Drama-seeking and narcissistic are two of the best words to describe internet personality Gabbie Hanna. Recently, Hanna has been harassing internet personalities online for seemingly no reason. As the month of April came with a bang, so did the downfall of Gabbie Hanna.
After making her debut on Vine in 2013, Hanna moved her platform to YouTube in 2014 after her popularity declined on the app. Her spunky and blunt personality drew a younger audience to her videos. Since then, Hanna has pursued a career in storytelling videos, music, art and most recently, poetry.
Hanna’s music career is mediocre at best, but she has released two EPs and various singles. Her 2018 song, “Monster,” became a meme after an interview with the popular Genius channel on YouTube. Genius conducts “behind the lyrics” style videos with music artists to hear the background of their most popular songs. Hanna, unfortunately, sang the word “monster” so loud it blew out a microphone, distorting the sound. The meme rose in popularity in summer 2019. Unfortunately for her, that wasn’t the last of the memes — it was just the beginning.
Hanna’s first art and poetry book, “Adultolescence,” debuted in 2017 with mixed reviews. While her poem, “Anxiety,” was relatable to her audience, poems like “Link in Bio,” “Filler,” “Concealer” and “Relative” were a laughing stock to the internet.
Twitter user @moanbarkfart tweeted on April 20, “i just wanna ask gabbie hanna what the hell is THIS???” Pictures of the poems were attached to the tweet to explain how truly outlandish the poems were.
Hanna responded to the backlash with a tweet stating, “i still can’t believe i wrote a funny, engaging, thematic poetry book about sexual assault, mortality, childhood abuse, mental illness & suicidal ideation as my first release — and all people cared to share was ‘link in bio’ and ‘family is relatives.’”
If Hanna took a step back to review her own work, she’d see how terrible it truly is.
YouTube book reviewer, Rachel Oates made a three-part video series to review “Adultolescence” in 2019, where she pointed out obvious flaws with structure, style and voice. Oates stated that “poetry is subjective” at the beginning of the video, and explained how she disliked the book, but did not attack Hanna personally. Oates’ biggest problems with the book were based on Hanna’s lack of knowledge in writing free verse poetry.
Hanna released a second poetry book in late 2020 titled, “Dandelion.” This book featured new poems and art, as well as exclusive bonus pages. Hanna even went out of her way to send a copy to Oates to review on her channel, which was a surprise to her.
“She told me she wanted the book in the hands of people who loved poetry and she included me with those kinds of people,” Oates stated in her Oct. 26, 2020 video. “Thank you to her for recognizing me.”
The video titled, “Gabbie Hanna Sent Me Her New Poetry Book,” Oates states how Hanna has grown to face criticism of her work. However, the rest of the video shows how Hanna’s poetry has declined in value, but her talents could be redirected to works of fiction or even her artwork featured in the books, Oates said.
“I have to give Gabbie a lot of credit for reaching out to me and for sending me her book, even though I critiqued her last book pretty harshly,” Oates continued. “I think it shows growth and maturity, and a willingness to take criticism.”
Almost six months after the video was released, Hanna recently started harassing Oates on Instagram and Twitter. The videos attacking Oates are harsh and paint Hanna as the victim, even though she was the one who started the drama.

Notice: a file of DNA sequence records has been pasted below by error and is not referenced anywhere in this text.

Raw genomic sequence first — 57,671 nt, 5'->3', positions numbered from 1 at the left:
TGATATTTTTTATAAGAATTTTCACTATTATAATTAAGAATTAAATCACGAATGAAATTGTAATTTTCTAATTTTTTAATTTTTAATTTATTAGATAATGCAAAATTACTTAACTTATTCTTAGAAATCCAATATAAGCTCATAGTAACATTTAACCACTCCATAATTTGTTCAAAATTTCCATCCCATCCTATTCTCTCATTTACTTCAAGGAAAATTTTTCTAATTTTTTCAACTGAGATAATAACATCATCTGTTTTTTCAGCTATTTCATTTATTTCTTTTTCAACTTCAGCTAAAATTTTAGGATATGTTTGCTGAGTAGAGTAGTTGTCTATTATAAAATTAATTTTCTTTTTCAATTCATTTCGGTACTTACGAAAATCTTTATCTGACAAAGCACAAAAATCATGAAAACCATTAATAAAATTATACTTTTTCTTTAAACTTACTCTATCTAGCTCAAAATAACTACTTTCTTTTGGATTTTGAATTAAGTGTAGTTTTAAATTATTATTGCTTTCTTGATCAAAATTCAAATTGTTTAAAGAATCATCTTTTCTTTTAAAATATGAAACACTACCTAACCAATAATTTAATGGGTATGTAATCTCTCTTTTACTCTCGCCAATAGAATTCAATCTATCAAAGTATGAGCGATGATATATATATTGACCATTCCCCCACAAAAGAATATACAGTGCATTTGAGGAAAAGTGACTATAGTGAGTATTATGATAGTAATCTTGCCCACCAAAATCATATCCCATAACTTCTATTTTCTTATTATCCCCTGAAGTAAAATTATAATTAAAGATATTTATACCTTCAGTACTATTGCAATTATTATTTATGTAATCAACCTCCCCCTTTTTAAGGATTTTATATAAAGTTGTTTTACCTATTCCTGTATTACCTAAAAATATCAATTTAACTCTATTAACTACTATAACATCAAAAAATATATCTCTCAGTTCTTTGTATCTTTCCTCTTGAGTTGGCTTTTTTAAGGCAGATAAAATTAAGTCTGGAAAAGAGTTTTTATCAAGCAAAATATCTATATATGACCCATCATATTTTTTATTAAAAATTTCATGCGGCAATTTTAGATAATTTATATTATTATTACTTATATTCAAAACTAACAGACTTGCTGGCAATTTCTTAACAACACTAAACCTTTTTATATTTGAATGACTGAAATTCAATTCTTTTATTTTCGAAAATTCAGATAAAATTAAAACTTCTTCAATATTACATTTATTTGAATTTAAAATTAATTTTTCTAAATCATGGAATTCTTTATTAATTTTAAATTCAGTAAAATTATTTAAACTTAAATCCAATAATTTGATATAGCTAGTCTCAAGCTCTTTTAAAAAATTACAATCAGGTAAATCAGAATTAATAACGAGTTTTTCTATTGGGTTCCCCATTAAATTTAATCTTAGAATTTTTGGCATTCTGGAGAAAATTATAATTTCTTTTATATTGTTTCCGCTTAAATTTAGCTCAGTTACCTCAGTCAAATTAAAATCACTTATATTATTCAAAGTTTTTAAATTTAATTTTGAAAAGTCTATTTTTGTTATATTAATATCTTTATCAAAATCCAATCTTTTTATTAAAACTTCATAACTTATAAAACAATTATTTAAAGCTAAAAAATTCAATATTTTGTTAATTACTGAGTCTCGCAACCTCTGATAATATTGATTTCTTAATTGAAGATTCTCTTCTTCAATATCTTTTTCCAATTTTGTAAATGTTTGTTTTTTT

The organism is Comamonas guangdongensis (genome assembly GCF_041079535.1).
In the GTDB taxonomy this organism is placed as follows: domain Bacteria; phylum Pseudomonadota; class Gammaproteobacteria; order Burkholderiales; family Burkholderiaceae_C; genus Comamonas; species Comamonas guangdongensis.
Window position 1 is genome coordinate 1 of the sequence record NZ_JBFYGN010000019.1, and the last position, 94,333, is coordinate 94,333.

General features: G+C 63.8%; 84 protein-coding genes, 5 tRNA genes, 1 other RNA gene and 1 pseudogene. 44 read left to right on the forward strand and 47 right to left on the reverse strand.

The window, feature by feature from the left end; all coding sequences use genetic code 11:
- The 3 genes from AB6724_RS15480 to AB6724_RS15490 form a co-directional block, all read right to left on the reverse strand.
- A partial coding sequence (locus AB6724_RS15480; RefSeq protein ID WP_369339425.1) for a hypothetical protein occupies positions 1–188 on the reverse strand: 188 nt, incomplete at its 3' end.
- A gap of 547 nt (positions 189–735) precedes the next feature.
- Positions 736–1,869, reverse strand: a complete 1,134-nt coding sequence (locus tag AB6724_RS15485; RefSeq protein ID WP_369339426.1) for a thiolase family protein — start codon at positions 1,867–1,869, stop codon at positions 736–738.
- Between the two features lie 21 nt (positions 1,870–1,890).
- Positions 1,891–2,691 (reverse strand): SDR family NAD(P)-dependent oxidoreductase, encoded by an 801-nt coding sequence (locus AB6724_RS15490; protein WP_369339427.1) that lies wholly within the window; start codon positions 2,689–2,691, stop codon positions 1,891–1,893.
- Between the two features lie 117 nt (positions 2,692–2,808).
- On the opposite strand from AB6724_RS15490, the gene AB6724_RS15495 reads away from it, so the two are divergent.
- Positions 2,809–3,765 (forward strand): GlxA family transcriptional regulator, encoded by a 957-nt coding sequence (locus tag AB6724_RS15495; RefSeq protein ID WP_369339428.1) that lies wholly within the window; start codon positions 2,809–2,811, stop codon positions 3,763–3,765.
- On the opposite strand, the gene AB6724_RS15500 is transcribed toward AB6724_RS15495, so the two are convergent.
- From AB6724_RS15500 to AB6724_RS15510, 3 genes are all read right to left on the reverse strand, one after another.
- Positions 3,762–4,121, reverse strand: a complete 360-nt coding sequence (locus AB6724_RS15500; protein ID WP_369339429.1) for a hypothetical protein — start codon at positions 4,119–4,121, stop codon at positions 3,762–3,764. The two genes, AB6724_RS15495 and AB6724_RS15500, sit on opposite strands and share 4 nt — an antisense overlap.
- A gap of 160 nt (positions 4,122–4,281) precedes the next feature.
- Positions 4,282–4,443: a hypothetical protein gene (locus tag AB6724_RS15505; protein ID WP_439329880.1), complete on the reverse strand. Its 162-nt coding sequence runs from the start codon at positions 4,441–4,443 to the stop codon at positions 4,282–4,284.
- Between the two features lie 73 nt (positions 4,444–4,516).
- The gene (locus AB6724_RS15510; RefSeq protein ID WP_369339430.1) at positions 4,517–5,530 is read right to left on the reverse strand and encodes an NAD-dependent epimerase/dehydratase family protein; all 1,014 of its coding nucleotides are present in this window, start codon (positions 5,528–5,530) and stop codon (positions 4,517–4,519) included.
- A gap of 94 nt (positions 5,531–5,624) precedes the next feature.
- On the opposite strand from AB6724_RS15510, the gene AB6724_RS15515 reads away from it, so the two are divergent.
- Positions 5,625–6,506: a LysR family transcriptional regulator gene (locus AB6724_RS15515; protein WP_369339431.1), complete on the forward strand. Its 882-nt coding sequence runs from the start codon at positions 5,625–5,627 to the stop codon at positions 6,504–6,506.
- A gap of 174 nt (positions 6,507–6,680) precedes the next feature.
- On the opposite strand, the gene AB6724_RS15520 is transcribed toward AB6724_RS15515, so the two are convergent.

“She’s not a f*cking artist. I don’t care about her f*cking opinion because she has no accomplishments in the arts, or has proven to me that she is actually intellectual enough to understand art,” Hanna stated on her Instagram April 19. “I accept my criticism from talented, smart people, not abusive, toxic, exploitative bullies on YouTube.”
The statement Hanna made was hypocritical. How can you willingly send someone a book to review, then call them abusive when they don’t like your poetry?
It is safe to say that Hanna is not in the best mental headspace to be dealing with the internet currently, especially after calling out various other YouTube personalities for seemingly minor incidents. The biggest of the drama has to do with internet personality, Trisha Paytas.
Hanna invited Paytas on her video podcast, “Burnout,” in February. Paytas was an unlikely guest since Hanna spread a rumor in 2018 that Paytas has an STD to their ex-partner. In the episode, Paytas is noticeably uncomfortable with Hanna as she hashes out her mental problems. Paytas then urges Hanna to seek professional help for these issues.
“There is no excuse,” Hanna claims in the episodes. “Mental health is not an excuse to barrate people online.”
If only Hanna took her own advice.
Following the release of the video, Hanna blasted Paytas and spread false information yet again. Paytas, who has been recently diagnosed with mild schizophrenia and borderline personality disorder, posted various TikTok and YouTube videos begging Hanna to leave them alone due to their mental health. Ultimately, Paytas blocked Hanna on all social media.
“I’m not sure what I even did to Gabbie in the first place,” Paytas pleaded to Hanna in her April 27 video. “I can’t take on anyone’s mental health crisis right now because I’ve been going through it. I just want no communication with you. I don’t want to talk, I don’t want to be friends and I don’t want you talking about me. I’m done talking about you.”
It can be stated that the internet is tired of Hanna’s manic and toxic behavior. Her attacks come out of nowhere and only pose the question: where is Hanna’s support system?
With that question in mind, it will take only a matter of time before the internet finds the true answer behind Hanna’s behavior. Her attention seeking behavior will only be her downfall.